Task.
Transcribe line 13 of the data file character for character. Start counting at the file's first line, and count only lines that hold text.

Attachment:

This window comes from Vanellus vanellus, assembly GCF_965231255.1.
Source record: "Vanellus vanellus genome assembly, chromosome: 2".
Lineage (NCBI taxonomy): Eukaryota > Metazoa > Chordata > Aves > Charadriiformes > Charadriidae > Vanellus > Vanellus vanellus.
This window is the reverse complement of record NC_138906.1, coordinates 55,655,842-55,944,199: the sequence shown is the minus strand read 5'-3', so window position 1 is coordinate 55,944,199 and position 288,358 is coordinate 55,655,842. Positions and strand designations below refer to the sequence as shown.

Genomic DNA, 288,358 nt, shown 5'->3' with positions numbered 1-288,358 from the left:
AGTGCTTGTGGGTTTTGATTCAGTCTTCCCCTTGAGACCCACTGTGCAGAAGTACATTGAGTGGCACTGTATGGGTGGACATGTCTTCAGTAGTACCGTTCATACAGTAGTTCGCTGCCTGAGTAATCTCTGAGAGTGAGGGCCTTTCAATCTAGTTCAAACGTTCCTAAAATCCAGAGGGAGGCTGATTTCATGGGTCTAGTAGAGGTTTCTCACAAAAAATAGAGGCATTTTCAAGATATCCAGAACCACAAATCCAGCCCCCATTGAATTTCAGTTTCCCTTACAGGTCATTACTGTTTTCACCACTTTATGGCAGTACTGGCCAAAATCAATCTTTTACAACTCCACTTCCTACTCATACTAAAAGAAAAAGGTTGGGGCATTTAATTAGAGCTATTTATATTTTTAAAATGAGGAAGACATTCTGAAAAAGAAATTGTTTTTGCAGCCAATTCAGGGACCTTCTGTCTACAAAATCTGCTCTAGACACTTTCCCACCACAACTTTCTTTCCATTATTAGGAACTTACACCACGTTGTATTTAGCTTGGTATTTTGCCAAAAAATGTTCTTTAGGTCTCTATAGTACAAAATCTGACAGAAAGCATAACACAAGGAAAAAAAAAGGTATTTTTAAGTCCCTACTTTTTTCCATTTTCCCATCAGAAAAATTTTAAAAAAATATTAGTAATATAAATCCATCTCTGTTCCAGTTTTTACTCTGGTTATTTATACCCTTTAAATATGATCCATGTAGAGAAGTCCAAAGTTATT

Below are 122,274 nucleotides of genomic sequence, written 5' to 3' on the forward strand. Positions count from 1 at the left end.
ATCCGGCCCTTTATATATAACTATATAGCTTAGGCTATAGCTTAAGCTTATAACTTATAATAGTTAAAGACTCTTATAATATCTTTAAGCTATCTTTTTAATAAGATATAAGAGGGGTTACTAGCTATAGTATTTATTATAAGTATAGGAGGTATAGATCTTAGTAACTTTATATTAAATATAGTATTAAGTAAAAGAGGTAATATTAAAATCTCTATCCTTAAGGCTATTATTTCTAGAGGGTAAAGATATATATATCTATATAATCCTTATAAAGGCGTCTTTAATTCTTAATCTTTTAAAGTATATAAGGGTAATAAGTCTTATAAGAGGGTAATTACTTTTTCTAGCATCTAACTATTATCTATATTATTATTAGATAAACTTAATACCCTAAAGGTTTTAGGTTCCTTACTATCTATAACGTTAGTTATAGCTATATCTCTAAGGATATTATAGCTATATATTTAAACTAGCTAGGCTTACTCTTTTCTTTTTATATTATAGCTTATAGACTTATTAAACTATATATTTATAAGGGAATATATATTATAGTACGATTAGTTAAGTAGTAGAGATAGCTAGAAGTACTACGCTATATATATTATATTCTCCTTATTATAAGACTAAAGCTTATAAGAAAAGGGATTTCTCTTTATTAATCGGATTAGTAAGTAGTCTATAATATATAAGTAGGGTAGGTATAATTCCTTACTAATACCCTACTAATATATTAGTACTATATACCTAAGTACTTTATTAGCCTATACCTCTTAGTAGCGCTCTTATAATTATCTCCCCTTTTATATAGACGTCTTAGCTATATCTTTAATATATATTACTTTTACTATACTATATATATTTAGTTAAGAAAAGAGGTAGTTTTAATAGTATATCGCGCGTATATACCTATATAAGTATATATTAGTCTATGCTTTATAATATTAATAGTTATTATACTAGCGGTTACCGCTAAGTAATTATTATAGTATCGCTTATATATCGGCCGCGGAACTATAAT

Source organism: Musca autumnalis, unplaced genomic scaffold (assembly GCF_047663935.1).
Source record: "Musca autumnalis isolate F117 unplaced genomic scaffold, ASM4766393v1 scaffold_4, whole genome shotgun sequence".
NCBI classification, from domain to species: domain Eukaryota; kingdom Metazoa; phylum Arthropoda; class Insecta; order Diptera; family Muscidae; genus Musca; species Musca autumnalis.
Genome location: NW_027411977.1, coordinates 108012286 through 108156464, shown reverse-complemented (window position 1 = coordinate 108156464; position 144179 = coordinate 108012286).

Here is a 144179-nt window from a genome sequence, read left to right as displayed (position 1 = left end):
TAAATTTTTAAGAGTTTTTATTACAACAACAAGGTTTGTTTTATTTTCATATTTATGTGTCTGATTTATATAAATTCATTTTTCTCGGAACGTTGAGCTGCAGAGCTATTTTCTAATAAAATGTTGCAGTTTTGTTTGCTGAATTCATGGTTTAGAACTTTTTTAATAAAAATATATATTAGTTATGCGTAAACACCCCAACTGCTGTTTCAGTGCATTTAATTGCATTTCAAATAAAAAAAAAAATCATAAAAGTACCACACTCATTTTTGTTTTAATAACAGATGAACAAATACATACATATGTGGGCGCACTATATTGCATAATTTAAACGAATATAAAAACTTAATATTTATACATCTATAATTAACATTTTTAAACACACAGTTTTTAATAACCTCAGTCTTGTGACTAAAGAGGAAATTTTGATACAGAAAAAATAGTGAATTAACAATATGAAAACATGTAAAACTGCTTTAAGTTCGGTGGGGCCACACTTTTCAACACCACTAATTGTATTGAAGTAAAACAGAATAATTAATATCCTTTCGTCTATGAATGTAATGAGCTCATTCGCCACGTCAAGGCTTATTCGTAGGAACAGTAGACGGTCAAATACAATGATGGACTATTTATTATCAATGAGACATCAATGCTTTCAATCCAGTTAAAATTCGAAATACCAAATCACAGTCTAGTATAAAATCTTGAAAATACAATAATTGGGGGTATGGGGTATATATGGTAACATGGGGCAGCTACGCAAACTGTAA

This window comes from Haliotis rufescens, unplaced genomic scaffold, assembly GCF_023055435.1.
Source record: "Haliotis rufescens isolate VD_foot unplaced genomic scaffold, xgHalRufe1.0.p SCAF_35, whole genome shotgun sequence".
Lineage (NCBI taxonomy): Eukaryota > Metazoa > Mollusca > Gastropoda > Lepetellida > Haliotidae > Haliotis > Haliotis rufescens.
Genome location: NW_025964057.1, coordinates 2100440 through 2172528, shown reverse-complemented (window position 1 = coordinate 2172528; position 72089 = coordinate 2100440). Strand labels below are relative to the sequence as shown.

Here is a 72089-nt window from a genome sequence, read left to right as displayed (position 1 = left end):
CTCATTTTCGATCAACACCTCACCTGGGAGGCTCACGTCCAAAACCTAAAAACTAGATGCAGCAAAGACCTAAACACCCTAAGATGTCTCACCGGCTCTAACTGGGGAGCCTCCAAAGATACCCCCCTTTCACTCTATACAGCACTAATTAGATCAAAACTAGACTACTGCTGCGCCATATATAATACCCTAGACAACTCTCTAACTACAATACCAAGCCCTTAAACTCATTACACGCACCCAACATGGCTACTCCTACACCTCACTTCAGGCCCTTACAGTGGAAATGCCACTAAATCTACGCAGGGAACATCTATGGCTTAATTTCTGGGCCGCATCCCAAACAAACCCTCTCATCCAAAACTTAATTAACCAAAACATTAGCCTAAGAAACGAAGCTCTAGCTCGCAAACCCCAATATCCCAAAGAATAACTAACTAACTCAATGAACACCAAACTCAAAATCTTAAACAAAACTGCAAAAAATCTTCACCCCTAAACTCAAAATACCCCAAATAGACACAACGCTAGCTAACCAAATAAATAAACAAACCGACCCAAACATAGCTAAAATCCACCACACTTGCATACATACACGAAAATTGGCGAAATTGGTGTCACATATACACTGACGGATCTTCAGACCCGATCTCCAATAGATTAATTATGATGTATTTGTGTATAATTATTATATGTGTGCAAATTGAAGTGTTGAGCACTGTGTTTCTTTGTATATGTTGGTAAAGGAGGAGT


Here is a 144179-nt window from a genome sequence, read left to right as displayed (position 1 = left end):